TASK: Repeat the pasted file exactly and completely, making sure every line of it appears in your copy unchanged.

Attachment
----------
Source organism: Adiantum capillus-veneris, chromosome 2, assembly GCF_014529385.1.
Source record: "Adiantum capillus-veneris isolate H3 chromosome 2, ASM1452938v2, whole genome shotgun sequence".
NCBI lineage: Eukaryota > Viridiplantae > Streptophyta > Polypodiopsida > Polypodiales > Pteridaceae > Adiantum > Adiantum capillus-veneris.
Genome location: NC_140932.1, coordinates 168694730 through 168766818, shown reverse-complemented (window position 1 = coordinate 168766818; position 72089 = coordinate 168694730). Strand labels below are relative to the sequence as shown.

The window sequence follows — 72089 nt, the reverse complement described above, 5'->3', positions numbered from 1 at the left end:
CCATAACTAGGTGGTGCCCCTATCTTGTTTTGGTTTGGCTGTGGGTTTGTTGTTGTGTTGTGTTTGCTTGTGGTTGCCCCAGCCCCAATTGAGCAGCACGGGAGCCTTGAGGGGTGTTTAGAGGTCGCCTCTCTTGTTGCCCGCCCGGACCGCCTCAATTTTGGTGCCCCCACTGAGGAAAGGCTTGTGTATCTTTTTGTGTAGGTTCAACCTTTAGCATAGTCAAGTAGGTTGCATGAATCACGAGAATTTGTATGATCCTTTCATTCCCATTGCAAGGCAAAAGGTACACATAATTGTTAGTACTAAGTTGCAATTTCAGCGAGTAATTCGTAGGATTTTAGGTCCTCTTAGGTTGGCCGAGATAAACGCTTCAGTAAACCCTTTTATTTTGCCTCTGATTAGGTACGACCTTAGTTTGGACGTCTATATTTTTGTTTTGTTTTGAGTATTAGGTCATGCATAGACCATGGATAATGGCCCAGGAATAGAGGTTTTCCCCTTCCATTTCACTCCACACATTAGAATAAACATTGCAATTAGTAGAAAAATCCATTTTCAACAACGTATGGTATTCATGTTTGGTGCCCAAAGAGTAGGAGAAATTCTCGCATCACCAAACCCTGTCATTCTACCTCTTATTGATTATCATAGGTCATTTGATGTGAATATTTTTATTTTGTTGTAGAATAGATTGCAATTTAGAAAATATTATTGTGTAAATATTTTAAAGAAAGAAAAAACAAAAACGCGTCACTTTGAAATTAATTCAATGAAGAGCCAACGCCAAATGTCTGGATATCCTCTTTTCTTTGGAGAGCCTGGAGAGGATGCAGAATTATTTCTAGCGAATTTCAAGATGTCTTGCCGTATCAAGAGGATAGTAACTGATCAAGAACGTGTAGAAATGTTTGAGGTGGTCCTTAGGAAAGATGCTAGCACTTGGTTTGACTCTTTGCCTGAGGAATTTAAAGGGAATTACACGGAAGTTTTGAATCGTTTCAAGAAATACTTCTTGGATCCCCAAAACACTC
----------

Source organism: Adiantum capillus-veneris, chromosome 2, assembly GCF_014529385.1.
Source record: "Adiantum capillus-veneris isolate H3 chromosome 2, ASM1452938v2, whole genome shotgun sequence".
NCBI lineage: Eukaryota > Viridiplantae > Streptophyta > Polypodiopsida > Polypodiales > Pteridaceae > Adiantum > Adiantum capillus-veneris.
Genome location: NC_140932.1, coordinates 168694730 through 168766818, shown reverse-complemented (window position 1 = coordinate 168766818; position 72089 = coordinate 168694730). Strand labels below are relative to the sequence as shown.

The window sequence follows — 72089 nt, the reverse complement described above, 5'->3', positions numbered from 1 at the left end:
CCATAACTAGGTGGTGCCCCTATCTTGTTTTGGTTTGGCTGTGGGTTTGTTGTTGTGTTGTGTTTGCTTGTGGTTGCCCCAGCCCCAATTGAGCAGCACGGGAGCCTTGAGGGGTGTTTAGAGGTCGCCTCTCTTGTTGCCCGCCCGGACCGCCTCAATTTTGGTGCCCCCACTGAGGAAAGGCTTGTGTATCTTTTTGTGTAGGTTCAACCTTTAGCATAGTCAAGTAGGTTGCATGAATCACGAGAATTTGTATGATCCTTTCATTCCCATTGCAAGGCAAAAGGTACACATAATTGTTAGTACTAAGTTGCAATTTCAGCGAGTAATTCGTAGGATTTTAGGTCCTCTTAGGTTGGCCGAGATAAACGCTTCAGTAAACCCTTTTATTTTGCCTCTGATTAGGTACGACCTTAGTTTGGACGTCTATATTTTTGTTTTGTTTTGAGTATTAGGTCATGCATAGACCATGGATAATGGCCCAGGAATAGAGGTTTTCCCCTTCCATTTCACTCCACACATTAGAATAAACATTGCAATTAGTAGAAAAATCCATTTTCAACAACGTATGGTATTCATGTTTGGTGCCCAAAGAGTAGGAGAAATTCTCGCATCACCAAACCCTGTCATTCTACCTCTTATTGATTATCATAGGTCATTTGATGTGAATATTTTTATTTTGTTGTAGAATAGATTGCAATTTAGAAAATATTATTGTGTAAATATTTTAAAGAAAGAAAAAACAAAAACGCGTCACTTTGAAATTAATTCAATGAAGAGCCAACGCCAAATGTCTGGATATCCTCTTTTCTTTGGAGAGCCTGGAGAGGATGCAGAATTATTTCTAGCGAATTTCAAGATGTCTTGCCGTATCAAGAGGATAGTAACTGATCAAGAACGTGTAGAAATGTTTGAGGTGGTCCTTAGGAAAGATGCTAGCACTTGGTTTGACTCTTTGCCTGAGGAATTTAAAGGGAATTACACGGAAGTTTTGAATCGTTTCAAGAAATACTTCTTGGATCCCCAAAACACTC